'Wheels Up' Means High Stakes, Though Advances in Technology are Making the Skies Friendlier
by Maria Montenegro
On the eve of the busiest travel period of the year, the U.S. airline industry is gearing up to ferry an estimated 25 million people safely across the skies over the Thanksgiving holiday weekend according to Airlines for America (A4A), a leading trade association. Considering that during non-peak times, more than 2 million people board an estimated 30,000 flights every day in the U.S. alone, and when coupled with constant physical and cybersecurity threats, it’s a wonder that airline executives are able to sleep at all.
Air travel is a high stakes industry to be sure, and this is before factoring in operational challenges, rising fuel costs amidst a challenging economy and the pressure to win over a frustrated consumer base that is feeling the pinch of a new era of travel where they are absorbing more of the costs such as baggage transport fees and even peanuts.
There is much to cheer about however as advances in technology have improved the passenger experience, in addition to making air travel more efficient for both passengers and the airlines, according to Paul Bedard, an aviation expert with Verizon Enterprise Solutions. Consider today’s streamlined passenger experience where travelers are now checking in for flights using their smart phones, mobile phones are doubling as boarding passes, and many flights are offering in-flight Wi-Fi and satellite television. For the airlines, improved fleet and asset management tracking systems are bringing efficiencies to “below the wing” tarmac operations such as maintenance and baggage handling.
In addition, a long-awaited move from the heavy, paper-based flight and passenger manifests to tablets, or “Electronic Flight Bags,” is beginning to see adoption. As tablet-like devices replace the paper flight manifests – the FAA-required record sheets carried by the pilots and crew that track information for the flight and each passenger on board – data that currently must be printed in advance of each flight can be available for digital downloading instead. The fuel savings alone of an estimated one million dollars annually for the thirty-five pound binders should be a welcome relief to an airline’s operating budget, according to Bedard.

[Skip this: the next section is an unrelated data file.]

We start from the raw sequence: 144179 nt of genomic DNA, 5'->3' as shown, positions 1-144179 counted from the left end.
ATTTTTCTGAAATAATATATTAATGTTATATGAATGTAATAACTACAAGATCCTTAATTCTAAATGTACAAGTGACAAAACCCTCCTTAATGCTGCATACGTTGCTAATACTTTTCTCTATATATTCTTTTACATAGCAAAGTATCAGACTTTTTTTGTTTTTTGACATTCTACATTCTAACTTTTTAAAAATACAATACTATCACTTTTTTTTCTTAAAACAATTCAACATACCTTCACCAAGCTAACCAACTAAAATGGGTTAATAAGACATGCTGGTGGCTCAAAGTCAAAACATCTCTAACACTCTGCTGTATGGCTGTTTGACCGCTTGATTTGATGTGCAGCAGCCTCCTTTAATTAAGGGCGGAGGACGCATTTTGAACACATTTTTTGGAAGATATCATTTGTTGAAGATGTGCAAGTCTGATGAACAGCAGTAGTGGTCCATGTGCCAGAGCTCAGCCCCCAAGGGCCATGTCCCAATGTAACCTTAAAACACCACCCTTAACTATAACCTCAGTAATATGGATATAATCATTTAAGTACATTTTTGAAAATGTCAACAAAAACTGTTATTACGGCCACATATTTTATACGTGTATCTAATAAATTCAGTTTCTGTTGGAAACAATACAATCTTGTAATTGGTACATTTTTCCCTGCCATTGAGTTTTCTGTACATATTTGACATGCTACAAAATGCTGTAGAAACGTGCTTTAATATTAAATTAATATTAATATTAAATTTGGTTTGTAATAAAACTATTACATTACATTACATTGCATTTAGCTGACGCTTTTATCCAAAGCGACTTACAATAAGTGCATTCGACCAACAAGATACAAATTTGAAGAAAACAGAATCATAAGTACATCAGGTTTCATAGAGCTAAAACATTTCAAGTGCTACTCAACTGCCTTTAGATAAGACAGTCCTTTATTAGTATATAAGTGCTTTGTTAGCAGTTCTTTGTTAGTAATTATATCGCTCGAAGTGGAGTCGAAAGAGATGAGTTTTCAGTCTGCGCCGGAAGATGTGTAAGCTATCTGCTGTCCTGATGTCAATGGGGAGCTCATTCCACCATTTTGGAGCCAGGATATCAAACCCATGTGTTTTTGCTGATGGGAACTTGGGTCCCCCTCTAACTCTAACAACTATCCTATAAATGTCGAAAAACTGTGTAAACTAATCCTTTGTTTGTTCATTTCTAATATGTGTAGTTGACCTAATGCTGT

Airlines are also evaluating LTE network technology as a business continuity solution to their primary network, a move that will decrease dependencies on jurisdictional airport authorities which have traditionally sold back-up connectivity. Also, as the industry consolidation trend continues, airlines are recognizing the value of outsourcing their IT functions to systems integrators who can efficiently manage the complicated integration of disparate systems that result from mergers and acquisitions.
On the horizon, Near Field Communication (NFC) technology is steadily gaining adoption by smart phone handset chip manufacturers and some airlines outside of the U.S, allowing passengers to simply tap their phones to a kiosk for identifying themselves when checking in, printing their luggage tags, passing through security and even boarding the plane.
A healthy airline industry is absolutely vital to the economy and continual efforts to make upgrades and improvements are imperative. According to A4A, commercial aviation drives more than $ 1 trillion into the U.S economy and accounts for 10 million U.S. jobs and 5 cents of every dollar of U.S. GDP. In addition, the value of U.S. merchandise transported by air in 2012 reached an all-time high of $427 billion.
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